You should call URLForUbiquityContainerIdentifier: early on in an app’s launch. If it returns nil, it means iCloud is not enabled on the current device. If it returns a file URL, iCloud is active, and the URL gives you a path to the iCloud container, which is a folder in ~/Library/Mobile Documents. Anything you put in there will get synced to other devices using the same container.

Setting Up the Core Data Stack

Having tested whether iCloud is turned on, you are ready to setup your Core Data stack. This is almost the same as when you aren’t using iCloud, with some small differences. If iCloud is on, i.e. if URLForUbiquityContainerIdentifier: returned a URL, you should add extra options for your persistent store.

    NSMutableDictionary *options = [NSMutableDictionary dictionaryWithObjectsAndKeys:
        [NSNumber numberWithBool:YES], NSMigratePersistentStoresAutomaticallyOption,
        [NSNumber numberWithBool:YES], NSInferMappingModelAutomaticallyOption, 
        nil];

    // Add cloud options    
    if ( storeURL ) {
        [options addEntriesFromDictionary:
            [NSDictionary dictionaryWithObjectsAndKeys:
                @"com.mentalfaculty.mentalcase.mainstore.1", NSPersistentStoreUbiquitousContentNameKey,
                storeURL, NSPersistentStoreUbiquitousContentURLKey, 
                nil]];

The value for NSPersistentStoreUbiquitousContentNameKey should be a unique name for the store. It gets mapped to a subfolder in iCloud. The container URL you retrieved above should be passed in with the key NSPersistentStoreUbiquitousContentURLKey.

With the options all ready, you can add your persistent store to the persistent store coordinator.

    dispatch_queue_t backgroundQueue = dispatch_get_global_queue(0,0);
    dispatch_async(backgroundQueue, ^{
        NSError *error;
        [persistentStoreCoordinator lock];
        diskStore = [persistentStoreCoordinator addPersistentStoreWithType:NSSQLiteStoreType configuration:nil URL:localURL options:options error:&error];
        [persistentStoreCoordinator unlock];

The localURL is simply the file URL that you are using for the store. This will usually be in the user’s Library folder somewhere (e.g. Application Support folder).

When you invoke the addPersistentStore… method, it is important to do it on a background thread. With iCloud enabled, this method can block execution for some time, while iCloud retrieves any files it might need from the servers.

With a persistent store coordinator setup, you can now create an NSManagedObjectContext. You probably don’t usually pay much attention to the merge policy it is using, but when integrating with iCloud, you should change the mergePolicy property to something other than the default. A reasonable choice is NSMergeByPropertyObjectTrumpMergePolicy.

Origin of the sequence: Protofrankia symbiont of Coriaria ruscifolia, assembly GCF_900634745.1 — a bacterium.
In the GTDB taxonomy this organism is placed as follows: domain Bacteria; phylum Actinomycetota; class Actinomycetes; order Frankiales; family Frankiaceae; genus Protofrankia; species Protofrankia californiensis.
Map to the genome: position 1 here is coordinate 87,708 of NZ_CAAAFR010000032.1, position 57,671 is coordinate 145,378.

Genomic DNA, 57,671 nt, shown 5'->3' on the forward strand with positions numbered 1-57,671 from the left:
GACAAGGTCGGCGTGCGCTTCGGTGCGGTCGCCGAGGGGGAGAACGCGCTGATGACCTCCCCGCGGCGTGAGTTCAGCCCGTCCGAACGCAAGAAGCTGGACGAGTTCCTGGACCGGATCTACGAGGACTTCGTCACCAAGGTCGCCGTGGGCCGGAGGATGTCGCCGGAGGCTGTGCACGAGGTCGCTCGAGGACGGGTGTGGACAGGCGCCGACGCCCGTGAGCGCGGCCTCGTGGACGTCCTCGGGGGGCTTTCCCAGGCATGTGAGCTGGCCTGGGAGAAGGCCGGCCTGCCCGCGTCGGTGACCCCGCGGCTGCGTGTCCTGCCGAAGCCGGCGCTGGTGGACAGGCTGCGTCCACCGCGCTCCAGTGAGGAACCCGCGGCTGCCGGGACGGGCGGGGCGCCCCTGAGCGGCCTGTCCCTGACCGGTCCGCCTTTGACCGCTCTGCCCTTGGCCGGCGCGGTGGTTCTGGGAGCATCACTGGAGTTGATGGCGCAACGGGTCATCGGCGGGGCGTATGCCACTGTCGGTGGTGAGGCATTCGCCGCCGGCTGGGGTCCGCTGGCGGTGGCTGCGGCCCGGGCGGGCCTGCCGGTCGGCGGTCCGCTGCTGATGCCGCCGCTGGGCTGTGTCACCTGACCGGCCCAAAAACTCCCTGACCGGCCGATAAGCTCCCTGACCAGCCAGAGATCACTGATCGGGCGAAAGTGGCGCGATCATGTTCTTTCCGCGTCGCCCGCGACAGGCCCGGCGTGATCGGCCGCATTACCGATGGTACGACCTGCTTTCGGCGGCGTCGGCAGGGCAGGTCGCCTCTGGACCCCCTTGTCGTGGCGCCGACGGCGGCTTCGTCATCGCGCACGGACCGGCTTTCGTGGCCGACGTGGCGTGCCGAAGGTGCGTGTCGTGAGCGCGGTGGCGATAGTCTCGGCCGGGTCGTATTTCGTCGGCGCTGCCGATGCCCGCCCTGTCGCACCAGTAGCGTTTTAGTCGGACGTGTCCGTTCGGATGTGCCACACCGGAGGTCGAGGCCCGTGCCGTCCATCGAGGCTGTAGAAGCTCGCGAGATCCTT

Observing Merge Notifications

The last part of a basic iCloud/Core Data setup is to listen for notifications that iCloud has merged changes from another device. Each merge corresponds to a save performed on another device, so it is possible that several notifications fire off in short succession, as iCloud imports the changes one save at a time.

To be notified of merges, simply observe the NSPersistentStoreDidImportUbiquitousContentChangesNotification notification (Is that the longest name in Cocoa?), which is sent by your persistent store coordinator. When you receive the notification, you need to merge the changes into your managed object context in much the same way that you would merge save changes when using multiple contexts.

-(void)persistentStoreCoordinatorDidMergeCloudChanges:(NSNotification *)notification
{
    [managedObjectContext performBlock:^{        
        [managedObjectContext mergeChangesFromContextDidSaveNotification:notification]; 

You will also need to consider whether managed objects that are retained in your app could be invalidated by a merge, and perhaps need to be re-fetched when the notification fires.

Devil in the Details

That’s basically all that Apple will tell you about Core Data syncing with iCloud, and also all you will tend to find in tutorials on the subject. You could mistakenly be led to believe that integrating iCloud in your Core Data app will be a walk in the park. Unfortunately, at this juncture, nothing could be farther from the truth.

In the coming posts, we will consider the devil in the details, including…

  1. How iCloud Core Data syncing works under the hood.
  2. How you get existing data into iCloud from multiple devices.
  3. Migrating your app from an existing, legacy sync scheme.
  4. What happens when a device has iCloud temporarily disabled.
  5. How you can handle conflicts and validation failures.

Stay tuned.

Filed under coredata icloud mac ios software